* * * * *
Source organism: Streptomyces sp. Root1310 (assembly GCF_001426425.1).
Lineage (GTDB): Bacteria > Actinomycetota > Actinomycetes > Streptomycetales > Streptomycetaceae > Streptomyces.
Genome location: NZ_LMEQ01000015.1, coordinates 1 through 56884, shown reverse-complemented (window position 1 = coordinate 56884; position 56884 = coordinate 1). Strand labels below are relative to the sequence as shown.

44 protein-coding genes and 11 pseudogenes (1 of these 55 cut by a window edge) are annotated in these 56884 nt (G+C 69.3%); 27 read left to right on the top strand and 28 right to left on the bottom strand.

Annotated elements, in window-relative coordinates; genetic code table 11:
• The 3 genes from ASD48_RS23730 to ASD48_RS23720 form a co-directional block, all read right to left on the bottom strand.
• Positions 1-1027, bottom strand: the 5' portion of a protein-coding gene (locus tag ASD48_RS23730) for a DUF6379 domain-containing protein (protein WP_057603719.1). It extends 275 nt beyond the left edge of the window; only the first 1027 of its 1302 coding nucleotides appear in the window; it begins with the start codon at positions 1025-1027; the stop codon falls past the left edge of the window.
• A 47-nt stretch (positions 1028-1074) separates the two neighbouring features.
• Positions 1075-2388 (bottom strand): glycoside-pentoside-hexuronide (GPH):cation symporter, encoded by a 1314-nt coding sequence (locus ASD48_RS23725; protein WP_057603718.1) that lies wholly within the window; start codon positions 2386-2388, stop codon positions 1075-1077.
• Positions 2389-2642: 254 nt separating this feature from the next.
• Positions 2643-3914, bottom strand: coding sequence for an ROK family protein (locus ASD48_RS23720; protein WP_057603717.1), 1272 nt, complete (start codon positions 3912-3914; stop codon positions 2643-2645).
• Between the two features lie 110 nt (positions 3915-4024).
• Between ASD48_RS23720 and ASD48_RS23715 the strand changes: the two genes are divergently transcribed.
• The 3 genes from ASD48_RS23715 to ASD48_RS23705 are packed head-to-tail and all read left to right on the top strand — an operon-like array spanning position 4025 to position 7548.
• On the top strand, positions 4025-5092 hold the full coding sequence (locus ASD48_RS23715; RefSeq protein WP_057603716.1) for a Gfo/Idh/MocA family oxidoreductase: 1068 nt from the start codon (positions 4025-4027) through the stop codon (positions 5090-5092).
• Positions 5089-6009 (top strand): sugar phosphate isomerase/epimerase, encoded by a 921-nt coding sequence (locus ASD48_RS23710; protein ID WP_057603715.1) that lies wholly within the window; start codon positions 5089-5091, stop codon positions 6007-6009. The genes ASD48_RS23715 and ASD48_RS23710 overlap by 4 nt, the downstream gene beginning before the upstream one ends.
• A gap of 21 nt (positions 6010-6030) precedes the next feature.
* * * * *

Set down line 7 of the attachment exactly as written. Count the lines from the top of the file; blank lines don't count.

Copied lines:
• Positions 1-1027, bottom strand: the 5' portion of a protein-coding gene (locus tag ASD48_RS23730) for a DUF6379 domain-containing protein (protein WP_057603719.1). It extends 275 nt beyond the left edge of the window; only the first 1027 of its 1302 coding nucleotides appear in the window; it begins with the start codon at positions 1025-1027; the stop codon falls past the left edge of the window.